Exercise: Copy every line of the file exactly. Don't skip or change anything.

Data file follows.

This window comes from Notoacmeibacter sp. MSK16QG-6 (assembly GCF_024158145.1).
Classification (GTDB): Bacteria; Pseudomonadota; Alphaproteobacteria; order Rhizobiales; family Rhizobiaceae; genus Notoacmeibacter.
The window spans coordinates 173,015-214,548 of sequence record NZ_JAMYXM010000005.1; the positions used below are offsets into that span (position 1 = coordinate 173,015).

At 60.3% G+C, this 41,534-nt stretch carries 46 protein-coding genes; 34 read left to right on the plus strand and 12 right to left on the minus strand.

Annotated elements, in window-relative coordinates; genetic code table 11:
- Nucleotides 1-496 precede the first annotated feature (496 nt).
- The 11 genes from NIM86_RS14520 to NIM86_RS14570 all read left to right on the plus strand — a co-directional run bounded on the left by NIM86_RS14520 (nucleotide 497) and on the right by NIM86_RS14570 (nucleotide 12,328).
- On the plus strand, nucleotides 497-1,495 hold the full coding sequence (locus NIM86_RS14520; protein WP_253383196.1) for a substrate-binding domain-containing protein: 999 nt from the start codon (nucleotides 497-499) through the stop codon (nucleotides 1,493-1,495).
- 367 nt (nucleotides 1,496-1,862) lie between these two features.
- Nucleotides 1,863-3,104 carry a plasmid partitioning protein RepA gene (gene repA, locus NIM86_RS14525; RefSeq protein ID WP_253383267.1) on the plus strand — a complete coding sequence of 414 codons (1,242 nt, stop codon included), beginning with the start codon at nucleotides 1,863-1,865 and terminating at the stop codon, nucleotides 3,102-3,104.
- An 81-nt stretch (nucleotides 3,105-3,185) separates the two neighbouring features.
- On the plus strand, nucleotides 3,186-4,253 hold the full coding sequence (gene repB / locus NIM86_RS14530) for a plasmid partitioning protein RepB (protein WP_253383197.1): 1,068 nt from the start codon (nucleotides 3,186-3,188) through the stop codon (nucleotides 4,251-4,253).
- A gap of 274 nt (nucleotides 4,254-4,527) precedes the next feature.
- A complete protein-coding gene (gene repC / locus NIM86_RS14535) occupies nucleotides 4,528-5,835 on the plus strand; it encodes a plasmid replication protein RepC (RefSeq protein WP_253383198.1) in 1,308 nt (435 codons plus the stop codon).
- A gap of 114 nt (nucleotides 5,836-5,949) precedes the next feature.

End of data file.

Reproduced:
This window comes from Notoacmeibacter sp. MSK16QG-6 (assembly GCF_024158145.1).
Classification (GTDB): Bacteria; Pseudomonadota; Alphaproteobacteria; order Rhizobiales; family Rhizobiaceae; genus Notoacmeibacter.
The window spans coordinates 173,015-214,548 of sequence record NZ_JAMYXM010000005.1; the positions used below are offsets into that span (position 1 = coordinate 173,015).

At 60.3% G+C, this 41,534-nt stretch carries 46 protein-coding genes; 34 read left to right on the plus strand and 12 right to left on the minus strand.

Annotated elements, in window-relative coordinates; genetic code table 11:
- Nucleotides 1-496 precede the first annotated feature (496 nt).
- The 11 genes from NIM86_RS14520 to NIM86_RS14570 all read left to right on the plus strand — a co-directional run bounded on the left by NIM86_RS14520 (nucleotide 497) and on the right by NIM86_RS14570 (nucleotide 12,328).
- On the plus strand, nucleotides 497-1,495 hold the full coding sequence (locus NIM86_RS14520; protein WP_253383196.1) for a substrate-binding domain-containing protein: 999 nt from the start codon (nucleotides 497-499) through the stop codon (nucleotides 1,493-1,495).
- 367 nt (nucleotides 1,496-1,862) lie between these two features.
- Nucleotides 1,863-3,104 carry a plasmid partitioning protein RepA gene (gene repA, locus NIM86_RS14525; RefSeq protein ID WP_253383267.1) on the plus strand — a complete coding sequence of 414 codons (1,242 nt, stop codon included), beginning with the start codon at nucleotides 1,863-1,865 and terminating at the stop codon, nucleotides 3,102-3,104.
- An 81-nt stretch (nucleotides 3,105-3,185) separates the two neighbouring features.
- On the plus strand, nucleotides 3,186-4,253 hold the full coding sequence (gene repB / locus NIM86_RS14530) for a plasmid partitioning protein RepB (protein WP_253383197.1): 1,068 nt from the start codon (nucleotides 3,186-3,188) through the stop codon (nucleotides 4,251-4,253).
- A gap of 274 nt (nucleotides 4,254-4,527) precedes the next feature.
- A complete protein-coding gene (gene repC / locus NIM86_RS14535) occupies nucleotides 4,528-5,835 on the plus strand; it encodes a plasmid replication protein RepC (RefSeq protein WP_253383198.1) in 1,308 nt (435 codons plus the stop codon).
- A gap of 114 nt (nucleotides 5,836-5,949) precedes the next feature.